Hundreds of fighters, who helped to topple Libyan strongman Muammar Gaddafi's forces, are honoured during a ceremony at Benghazi's basketball stadium. Photo: AFP

Now that the BNP is in the opposition and is vigorously campaigning for the restoration of caretaker system it is neglecting the national responsibility of returning to the parliament to take up an issue of great importance to the country. Road marches and rallies are grand spectacles to behold but the issue at stake a fair election is meant for choosing a parliament where they all belong and which is the mother of all governance. This is where the democratic process of Bangladesh is stagnating. There cannot be a better judge of this debilitating practice than our political parties and politics for it makes governance a matter of combat.

A dominant feature of the national politics of Bangladesh is personality cult. The two major political parties have their patron saints. It goes without saying that the two parties religiously chant their political gospels in praise of the patron saints; putting them on a pedestal. Hero worship and dogma have always been a popular culture in many societies of the world. There is a confrontational aspect in it, which cannot be discounted. A dynastic legacy is leading the two major political parties – Sheikh Hasina and Khaleda Zia. A number of successors to celebrated leaders are in power or had been in power or are the leading lights behind governments as in India, Pakistan, Sri Lanka, Philippines and more recently Thailand. But the sore point about successors to dynastic legacy in Bangladesh is that there are irreconcilable differences between the two Begums.

The present prime minister's disdain for the other party and its leader lies in the fact that she looks on it as a usurper for being baptized in the barracks. The Begum in opposition adds fuel to it by observing her birthday on the mourning day. She stubbornly sticks to it. Pitifully the differences have deteriorated into a verbal slanging match. The bitterness makes politics belligerent and constricts the scope for accommodation. While one calls the other thief and fraud, the other calls the accuser unpatriotic with children living abroad and married to a foreigner. The bile in the bitterness has stooped to a disappointing level. If national effort is to succeed Bangladesh has to come out of it.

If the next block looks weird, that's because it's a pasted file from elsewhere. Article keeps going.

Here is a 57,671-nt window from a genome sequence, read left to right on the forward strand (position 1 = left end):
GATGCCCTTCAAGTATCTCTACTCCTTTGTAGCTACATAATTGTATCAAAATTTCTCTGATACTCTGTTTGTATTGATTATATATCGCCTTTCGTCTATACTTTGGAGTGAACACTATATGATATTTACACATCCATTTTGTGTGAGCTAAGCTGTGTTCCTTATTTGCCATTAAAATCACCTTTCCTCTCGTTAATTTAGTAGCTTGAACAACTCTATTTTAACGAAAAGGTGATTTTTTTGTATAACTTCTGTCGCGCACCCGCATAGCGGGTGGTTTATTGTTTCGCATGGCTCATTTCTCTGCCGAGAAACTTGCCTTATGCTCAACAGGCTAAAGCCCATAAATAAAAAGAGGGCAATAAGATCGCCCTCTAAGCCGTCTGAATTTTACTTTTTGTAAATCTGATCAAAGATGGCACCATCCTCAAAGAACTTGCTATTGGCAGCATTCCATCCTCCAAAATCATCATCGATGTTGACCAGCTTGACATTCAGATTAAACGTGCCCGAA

Recently, the leader of the opposition in a grand rally made a snide remark about the religious faith of the head of the government and in the process disparaged the religious sentiments of a large community of the country. This was unkind and was not in the interest of harmony in the country. Bangladesh is regarded as a moderate Muslim country and even an insinuation on religion can be a dreaded bottom line to which a country can sink.

Every nation or a country, no matter how modest its circumstances are, is capable of rising to great heights and it also carries within it the pathogen of self-destruction. Its leaders to a large extent choose the course it takes. It becomes its destiny. Bangladesh has therefore a choice to make. The country looks to its leaders.